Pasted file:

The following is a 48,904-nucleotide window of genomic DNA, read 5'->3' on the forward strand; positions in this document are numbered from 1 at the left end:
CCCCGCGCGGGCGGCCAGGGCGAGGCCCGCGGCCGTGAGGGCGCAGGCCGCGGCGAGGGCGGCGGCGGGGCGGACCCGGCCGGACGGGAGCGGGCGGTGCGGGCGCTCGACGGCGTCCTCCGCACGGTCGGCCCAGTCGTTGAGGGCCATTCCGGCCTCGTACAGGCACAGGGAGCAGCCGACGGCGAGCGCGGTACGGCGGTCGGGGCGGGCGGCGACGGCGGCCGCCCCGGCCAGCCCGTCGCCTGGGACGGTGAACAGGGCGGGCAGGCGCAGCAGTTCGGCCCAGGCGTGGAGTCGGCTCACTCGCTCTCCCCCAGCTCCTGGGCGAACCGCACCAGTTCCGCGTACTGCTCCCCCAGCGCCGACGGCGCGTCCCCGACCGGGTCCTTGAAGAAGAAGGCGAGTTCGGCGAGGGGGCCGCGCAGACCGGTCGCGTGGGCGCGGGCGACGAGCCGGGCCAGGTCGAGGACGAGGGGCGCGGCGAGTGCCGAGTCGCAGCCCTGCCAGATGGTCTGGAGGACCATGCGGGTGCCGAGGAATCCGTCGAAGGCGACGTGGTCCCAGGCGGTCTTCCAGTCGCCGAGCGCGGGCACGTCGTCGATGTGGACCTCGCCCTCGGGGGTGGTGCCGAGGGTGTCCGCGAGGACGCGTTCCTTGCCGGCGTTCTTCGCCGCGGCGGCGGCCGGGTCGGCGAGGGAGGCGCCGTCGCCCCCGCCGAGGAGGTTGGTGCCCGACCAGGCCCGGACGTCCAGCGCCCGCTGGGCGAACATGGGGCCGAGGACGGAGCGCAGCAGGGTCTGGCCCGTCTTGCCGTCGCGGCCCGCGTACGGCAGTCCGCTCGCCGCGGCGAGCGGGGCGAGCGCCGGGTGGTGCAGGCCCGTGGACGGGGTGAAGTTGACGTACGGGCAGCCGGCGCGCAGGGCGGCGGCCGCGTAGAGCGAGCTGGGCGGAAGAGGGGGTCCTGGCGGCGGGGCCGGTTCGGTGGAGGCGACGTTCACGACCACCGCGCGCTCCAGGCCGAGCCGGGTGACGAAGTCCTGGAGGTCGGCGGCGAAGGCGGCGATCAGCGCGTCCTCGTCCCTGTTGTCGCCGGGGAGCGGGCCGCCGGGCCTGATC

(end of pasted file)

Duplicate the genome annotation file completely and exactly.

The following is a 48,904-nucleotide window of genomic DNA, read 5'->3' on the forward strand; positions in this document are numbered from 1 at the left end:
CCCCGCGCGGGCGGCCAGGGCGAGGCCCGCGGCCGTGAGGGCGCAGGCCGCGGCGAGGGCGGCGGCGGGGCGGACCCGGCCGGACGGGAGCGGGCGGTGCGGGCGCTCGACGGCGTCCTCCGCACGGTCGGCCCAGTCGTTGAGGGCCATTCCGGCCTCGTACAGGCACAGGGAGCAGCCGACGGCGAGCGCGGTACGGCGGTCGGGGCGGGCGGCGACGGCGGCCGCCCCGGCCAGCCCGTCGCCTGGGACGGTGAACAGGGCGGGCAGGCGCAGCAGTTCGGCCCAGGCGTGGAGTCGGCTCACTCGCTCTCCCCCAGCTCCTGGGCGAACCGCACCAGTTCCGCGTACTGCTCCCCCAGCGCCGACGGCGCGTCCCCGACCGGGTCCTTGAAGAAGAAGGCGAGTTCGGCGAGGGGGCCGCGCAGACCGGTCGCGTGGGCGCGGGCGACGAGCCGGGCCAGGTCGAGGACGAGGGGCGCGGCGAGTGCCGAGTCGCAGCCCTGCCAGATGGTCTGGAGGACCATGCGGGTGCCGAGGAATCCGTCGAAGGCGACGTGGTCCCAGGCGGTCTTCCAGTCGCCGAGCGCGGGCACGTCGTCGATGTGGACCTCGCCCTCGGGGGTGGTGCCGAGGGTGTCCGCGAGGACGCGTTCCTTGCCGGCGTTCTTCGCCGCGGCGGCGGCCGGGTCGGCGAGGGAGGCGCCGTCGCCCCCGCCGAGGAGGTTGGTGCCCGACCAGGCCCGGACGTCCAGCGCCCGCTGGGCGAACATGGGGCCGAGGACGGAGCGCAGCAGGGTCTGGCCCGTCTTGCCGTCGCGGCCCGCGTACGGCAGTCCGCTCGCCGCGGCGAGCGGGGCGAGCGCCGGGTGGTGCAGGCCCGTGGACGGGGTGAAGTTGACGTACGGGCAGCCGGCGCGCAGGGCGGCGGCCGCGTAGAGCGAGCTGGGCGGAAGAGGGGGTCCTGGCGGCGGGGCCGGTTCGGTGGAGGCGACGTTCACGACCACCGCGCGCTCCAGGCCGAGCCGGGTGACGAAGTCCTGGAGGTCGGCGGCGAAGGCGGCGATCAGCGCGTCCTCGTCCCTGTTGTCGCCGGGGAGCGGGCCGCCGGGCCTGATC